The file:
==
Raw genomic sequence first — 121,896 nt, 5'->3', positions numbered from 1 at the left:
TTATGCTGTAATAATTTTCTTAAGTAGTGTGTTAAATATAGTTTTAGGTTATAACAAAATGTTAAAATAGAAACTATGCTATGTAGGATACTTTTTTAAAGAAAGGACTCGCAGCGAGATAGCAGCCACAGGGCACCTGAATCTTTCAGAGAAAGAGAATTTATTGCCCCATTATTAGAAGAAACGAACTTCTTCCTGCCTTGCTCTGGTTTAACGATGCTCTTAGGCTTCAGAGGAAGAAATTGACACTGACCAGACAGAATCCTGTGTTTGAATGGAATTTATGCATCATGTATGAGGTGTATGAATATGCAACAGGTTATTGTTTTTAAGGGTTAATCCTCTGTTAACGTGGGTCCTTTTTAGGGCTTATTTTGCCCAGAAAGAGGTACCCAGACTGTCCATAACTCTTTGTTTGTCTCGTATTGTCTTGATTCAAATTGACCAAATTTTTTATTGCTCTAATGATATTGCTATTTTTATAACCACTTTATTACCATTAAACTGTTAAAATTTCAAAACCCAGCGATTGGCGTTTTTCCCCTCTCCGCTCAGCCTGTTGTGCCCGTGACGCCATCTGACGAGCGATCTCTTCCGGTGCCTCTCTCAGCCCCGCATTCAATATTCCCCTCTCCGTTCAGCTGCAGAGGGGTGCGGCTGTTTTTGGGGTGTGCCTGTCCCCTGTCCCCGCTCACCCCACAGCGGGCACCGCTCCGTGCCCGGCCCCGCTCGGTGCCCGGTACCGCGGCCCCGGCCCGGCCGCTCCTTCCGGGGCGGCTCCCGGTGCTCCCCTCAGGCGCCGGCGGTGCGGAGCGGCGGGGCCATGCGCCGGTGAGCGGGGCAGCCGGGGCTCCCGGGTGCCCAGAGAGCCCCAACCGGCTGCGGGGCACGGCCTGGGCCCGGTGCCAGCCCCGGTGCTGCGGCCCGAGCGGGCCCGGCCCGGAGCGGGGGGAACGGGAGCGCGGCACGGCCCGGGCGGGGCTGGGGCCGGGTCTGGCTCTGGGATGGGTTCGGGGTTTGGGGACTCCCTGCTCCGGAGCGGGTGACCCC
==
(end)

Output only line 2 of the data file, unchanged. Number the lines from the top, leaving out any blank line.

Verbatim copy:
TTATGCTGTAATAATTTTCTTAAGTAGTGTGTTAAATATAGTTTTAGGTTATAACAAAATGTTAAAATAGAAACTATGCTATGTAGGATACTTTTTTAAAGAAAGGACTCGCAGCGAGATAGCAGCCACAGGGCACCTGAATCTTTCAGAGAAAGAGAATTTATTGCCCCATTATTAGAAGAAACGAACTTCTTCCTGCCTTGCTCTGGTTTAACGATGCTCTTAGGCTTCAGAGGAAGAAATTGACACTGACCAGACAGAATCCTGTGTTTGAATGGAATTTATGCATCATGTATGAGGTGTATGAATATGCAACAGGTTATTGTTTTTAAGGGTTAATCCTCTGTTAACGTGGGTCCTTTTTAGGGCTTATTTTGCCCAGAAAGAGGTACCCAGACTGTCCATAACTCTTTGTTTGTCTCGTATTGTCTTGATTCAAATTGACCAAATTTTTTATTGCTCTAATGATATTGCTATTTTTATAACCACTTTATTACCATTAAACTGTTAAAATTTCAAAACCCAGCGATTGGCGTTTTTCCCCTCTCCGCTCAGCCTGTTGTGCCCGTGACGCCATCTGACGAGCGATCTCTTCCGGTGCCTCTCTCAGCCCCGCATTCAATATTCCCCTCTCCGTTCAGCTGCAGAGGGGTGCGGCTGTTTTTGGGGTGTGCCTGTCCCCTGTCCCCGCTCACCCCACAGCGGGCACCGCTCCGTGCCCGGCCCCGCTCGGTGCCCGGTACCGCGGCCCCGGCCCGGCCGCTCCTTCCGGGGCGGCTCCCGGTGCTCCCCTCAGGCGCCGGCGGTGCGGAGCGGCGGGGCCATGCGCCGGTGAGCGGGGCAGCCGGGGCTCCCGGGTGCCCAGAGAGCCCCAACCGGCTGCGGGGCACGGCCTGGGCCCGGTGCCAGCCCCGGTGCTGCGGCCCGAGCGGGCCCGGCCCGGAGCGGGGGGAACGGGAGCGCGGCACGGCCCGGGCGGGGCTGGGGCCGGGTCTGGCTCTGGGATGGGTTCGGGGTTTGGGGACTCCCTGCTCCGGAGCGGGTGACCCC